The idea of creating an object that mimics human intelligence has been a topic that has fascinated humans, with ideas such as automatons and homunculi having existed for many years. Today, it is no different. Over the past year, the world has been captivated once again by the idea of artificial intelligence, with systems like ChatGPT and Dalle.E 2 making headline after headline.
Ever since ChatGPT went mainstream, experts and the media haven’t stopped talking about it. From warning about it being a cybersecurity threat to predicting it will be the future of learning, reactions have been mixed. However, others have taken a more sceptical approach, with people like Tyler Comrie expressing that ChatGPT is in fact, “way dumber than you think”.
This is not the first time that advances in AI have sparked discussions around the ethics, potential, and future of this technology. Over the past 30 years, this topic has surfaced time after time with events like Deep Blue’s victory over Garry Kasparov in 1996, the launch of AIBO in 1999, Google’s work on autonomous cars back in the 2010s, the boom of virtual assistants, and the development of Google’s DeepMind.
“After more than 60 years since its conceptual inception — and after too many hype-generating moments — AI is yet again making its presence felt in mainstream media,” wrote Dr Abdalla Kablan back in 2016. “Following a recent WEF report, many perceive AI as a threat to our jobs, while others even go so far as to assert that it poses a real threat to humanity itself.”
It has now been almost seven years and once again, we are talking about AI. Sure, everyone agrees that from a technical standpoint, advancements like that of OpenAI’s ChatGPT are quite impressive. However, many people seem to be overestimating its capabilities which are in fact, quite limited.
"In terms of underlying techniques, ChatGPT is not particularly innovative. It's nothing revolutionary, although that's the way it's perceived in the public”, according to Meta's chief AI scientist Yann LeCun. “It's just that, you know, it's well put together, it's nicely done. I don't want to say it's not rocket science, but it's shared, there's no secret behind it if you will,” LeCun added.
What has surprised most people about ChatGPT is the system’s ability to write coherent lines of text that can’t be distinguished from those written by a human, as well as its capability to understand user inputs. However, when it comes to putting things into perspective, ChatGPT is closer to being what experts like Dr Kablan would call an ‘Einstein’ model instead of an ‘Aristotle’ model, as it cannot understand the various facets of intelligence.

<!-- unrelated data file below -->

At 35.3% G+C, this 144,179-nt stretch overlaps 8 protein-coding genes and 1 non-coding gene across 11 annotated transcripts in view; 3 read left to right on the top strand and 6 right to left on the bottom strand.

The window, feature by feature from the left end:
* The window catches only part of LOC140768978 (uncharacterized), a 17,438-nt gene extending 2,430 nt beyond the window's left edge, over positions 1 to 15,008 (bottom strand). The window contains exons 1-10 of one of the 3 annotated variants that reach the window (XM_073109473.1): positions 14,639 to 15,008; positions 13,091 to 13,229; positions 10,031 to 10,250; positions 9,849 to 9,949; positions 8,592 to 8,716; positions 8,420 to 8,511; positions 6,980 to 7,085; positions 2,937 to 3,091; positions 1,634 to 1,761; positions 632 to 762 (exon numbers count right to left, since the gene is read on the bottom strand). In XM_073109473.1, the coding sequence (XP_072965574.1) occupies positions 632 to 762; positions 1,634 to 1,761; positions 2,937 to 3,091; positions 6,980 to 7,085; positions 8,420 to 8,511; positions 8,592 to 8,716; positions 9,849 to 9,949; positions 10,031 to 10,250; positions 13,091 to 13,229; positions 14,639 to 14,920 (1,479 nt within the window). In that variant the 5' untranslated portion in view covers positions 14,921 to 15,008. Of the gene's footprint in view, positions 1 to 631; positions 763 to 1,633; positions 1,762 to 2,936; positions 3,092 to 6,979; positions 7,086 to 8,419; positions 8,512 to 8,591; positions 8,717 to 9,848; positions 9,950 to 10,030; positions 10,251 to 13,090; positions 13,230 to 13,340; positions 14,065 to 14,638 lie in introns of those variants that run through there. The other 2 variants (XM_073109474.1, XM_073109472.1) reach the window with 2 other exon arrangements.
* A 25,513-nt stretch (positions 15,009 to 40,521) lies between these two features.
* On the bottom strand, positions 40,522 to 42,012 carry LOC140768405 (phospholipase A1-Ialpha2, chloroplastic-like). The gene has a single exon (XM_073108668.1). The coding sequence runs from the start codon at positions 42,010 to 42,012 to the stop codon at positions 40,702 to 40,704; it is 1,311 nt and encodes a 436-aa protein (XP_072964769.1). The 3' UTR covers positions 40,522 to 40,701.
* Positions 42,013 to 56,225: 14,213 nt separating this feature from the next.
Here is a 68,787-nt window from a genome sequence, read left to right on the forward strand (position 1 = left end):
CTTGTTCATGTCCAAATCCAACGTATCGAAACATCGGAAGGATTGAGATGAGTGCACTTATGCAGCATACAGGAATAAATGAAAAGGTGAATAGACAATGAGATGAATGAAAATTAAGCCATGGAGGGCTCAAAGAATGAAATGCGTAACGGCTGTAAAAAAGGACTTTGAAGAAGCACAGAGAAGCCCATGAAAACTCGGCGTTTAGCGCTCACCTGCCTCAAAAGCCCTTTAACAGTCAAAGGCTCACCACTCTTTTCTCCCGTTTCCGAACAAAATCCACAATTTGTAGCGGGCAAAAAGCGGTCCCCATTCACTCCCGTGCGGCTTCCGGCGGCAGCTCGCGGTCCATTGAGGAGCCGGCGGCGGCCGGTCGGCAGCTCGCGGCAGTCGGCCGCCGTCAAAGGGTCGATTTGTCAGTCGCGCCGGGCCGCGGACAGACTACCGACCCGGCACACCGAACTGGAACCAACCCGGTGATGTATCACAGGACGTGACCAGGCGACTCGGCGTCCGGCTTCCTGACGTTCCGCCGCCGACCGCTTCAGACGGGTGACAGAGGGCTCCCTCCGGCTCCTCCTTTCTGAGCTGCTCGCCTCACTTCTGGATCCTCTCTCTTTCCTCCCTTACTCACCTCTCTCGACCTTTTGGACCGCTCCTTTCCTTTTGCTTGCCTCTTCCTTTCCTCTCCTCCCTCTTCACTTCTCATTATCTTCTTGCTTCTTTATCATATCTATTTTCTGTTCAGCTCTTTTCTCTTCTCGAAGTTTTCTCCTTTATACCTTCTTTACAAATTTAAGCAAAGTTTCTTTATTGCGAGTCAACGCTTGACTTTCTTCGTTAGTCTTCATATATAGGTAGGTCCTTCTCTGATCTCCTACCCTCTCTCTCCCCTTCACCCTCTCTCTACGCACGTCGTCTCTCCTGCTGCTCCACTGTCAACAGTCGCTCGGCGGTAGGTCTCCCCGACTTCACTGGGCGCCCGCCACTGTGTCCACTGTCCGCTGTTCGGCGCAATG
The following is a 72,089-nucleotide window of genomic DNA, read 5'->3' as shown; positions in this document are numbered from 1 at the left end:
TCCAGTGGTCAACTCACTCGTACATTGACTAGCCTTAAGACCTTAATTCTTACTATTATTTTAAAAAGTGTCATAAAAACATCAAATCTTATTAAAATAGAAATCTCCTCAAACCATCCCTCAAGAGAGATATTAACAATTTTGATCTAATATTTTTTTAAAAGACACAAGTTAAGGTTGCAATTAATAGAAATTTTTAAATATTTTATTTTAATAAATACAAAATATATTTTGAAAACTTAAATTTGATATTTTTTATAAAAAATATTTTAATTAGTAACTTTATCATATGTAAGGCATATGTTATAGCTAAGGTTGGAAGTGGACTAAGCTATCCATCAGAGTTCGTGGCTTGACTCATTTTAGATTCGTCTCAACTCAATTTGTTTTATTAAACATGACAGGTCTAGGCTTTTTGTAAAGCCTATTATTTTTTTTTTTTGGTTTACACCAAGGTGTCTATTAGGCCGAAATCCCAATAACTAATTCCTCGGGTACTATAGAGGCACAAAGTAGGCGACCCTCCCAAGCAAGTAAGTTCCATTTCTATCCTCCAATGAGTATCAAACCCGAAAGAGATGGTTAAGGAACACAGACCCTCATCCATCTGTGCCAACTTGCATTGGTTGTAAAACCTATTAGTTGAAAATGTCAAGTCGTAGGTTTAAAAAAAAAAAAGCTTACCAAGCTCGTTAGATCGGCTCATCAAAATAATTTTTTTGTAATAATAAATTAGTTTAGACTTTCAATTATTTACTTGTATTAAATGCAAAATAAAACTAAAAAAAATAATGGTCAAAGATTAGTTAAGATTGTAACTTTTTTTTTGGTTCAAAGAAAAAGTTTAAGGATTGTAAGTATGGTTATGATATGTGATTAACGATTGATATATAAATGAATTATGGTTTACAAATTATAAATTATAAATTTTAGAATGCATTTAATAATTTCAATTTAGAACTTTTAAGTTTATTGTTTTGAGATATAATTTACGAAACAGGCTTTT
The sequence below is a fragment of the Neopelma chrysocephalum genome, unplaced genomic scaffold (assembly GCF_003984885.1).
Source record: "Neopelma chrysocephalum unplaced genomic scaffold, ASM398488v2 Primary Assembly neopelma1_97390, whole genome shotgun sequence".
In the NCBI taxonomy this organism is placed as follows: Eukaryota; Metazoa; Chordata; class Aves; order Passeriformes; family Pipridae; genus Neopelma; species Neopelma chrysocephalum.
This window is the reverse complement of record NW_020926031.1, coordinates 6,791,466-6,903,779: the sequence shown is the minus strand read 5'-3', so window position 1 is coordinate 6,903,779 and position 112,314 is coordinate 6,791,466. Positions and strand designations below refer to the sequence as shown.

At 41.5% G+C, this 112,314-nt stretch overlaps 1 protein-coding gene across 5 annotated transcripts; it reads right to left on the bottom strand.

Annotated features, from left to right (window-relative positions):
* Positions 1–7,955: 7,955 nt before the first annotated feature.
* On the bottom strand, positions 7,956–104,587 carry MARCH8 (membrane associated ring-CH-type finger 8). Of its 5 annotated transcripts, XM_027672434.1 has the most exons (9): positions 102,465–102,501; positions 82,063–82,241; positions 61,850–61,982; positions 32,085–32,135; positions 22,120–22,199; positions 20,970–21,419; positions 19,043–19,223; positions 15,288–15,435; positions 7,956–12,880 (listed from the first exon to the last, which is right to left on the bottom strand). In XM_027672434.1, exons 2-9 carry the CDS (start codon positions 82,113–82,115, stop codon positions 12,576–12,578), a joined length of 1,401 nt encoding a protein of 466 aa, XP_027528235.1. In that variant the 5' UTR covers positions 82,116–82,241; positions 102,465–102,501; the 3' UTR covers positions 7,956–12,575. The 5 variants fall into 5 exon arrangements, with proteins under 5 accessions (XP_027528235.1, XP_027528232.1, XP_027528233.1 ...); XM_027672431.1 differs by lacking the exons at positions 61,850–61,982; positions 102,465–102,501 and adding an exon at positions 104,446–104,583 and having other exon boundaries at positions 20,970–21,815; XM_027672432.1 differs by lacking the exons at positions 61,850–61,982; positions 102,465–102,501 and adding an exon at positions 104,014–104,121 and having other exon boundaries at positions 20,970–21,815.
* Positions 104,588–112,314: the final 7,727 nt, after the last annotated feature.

Dr Kablan, a serial tech entrepreneur, investor, and renowned technology expert, has been studying and theorising about AI systems for more than a decade and will be talking on the subject during DeepFest. During his time working with AI and machine learning, Dr Kablan has dealt with some of the biggest ethical and technical conundrums of technology, especially in the financial sector.
“We have just crossed from the information era to the knowledge era,” Dr Kablan observed.
“This is fascinating and exciting, however, there are still more steps to be taken towards achieving human-like cognition and what I like to call ‘Artificial Wisdom’,” he added.
“In general, the road towards achieving wisdom is a five-step process. You start with data, processed data becomes information, and information evolves into knowledge. Knowledge then forms into understanding, and with processing, application, and learning understanding becomes wisdom. When it comes to AI we are still in step 3, which is knowledge, and we still have a long way for machines to achieve true wisdom,” said Dr Kablan, regarding what ChatGPT and other novel AI systems could mean for the future.
The fact that ChatGPT has certainly achieved what no other AI system has achieved in the past, if not in the technical aspect at least in its presentation and accessibility, is undeniable. But as anyone who has tinkered enough with it and similar systems know, it is far from being the equivalent to human intelligence that most people seem to think it is.
Deepak Jain is a freelancer content writer.
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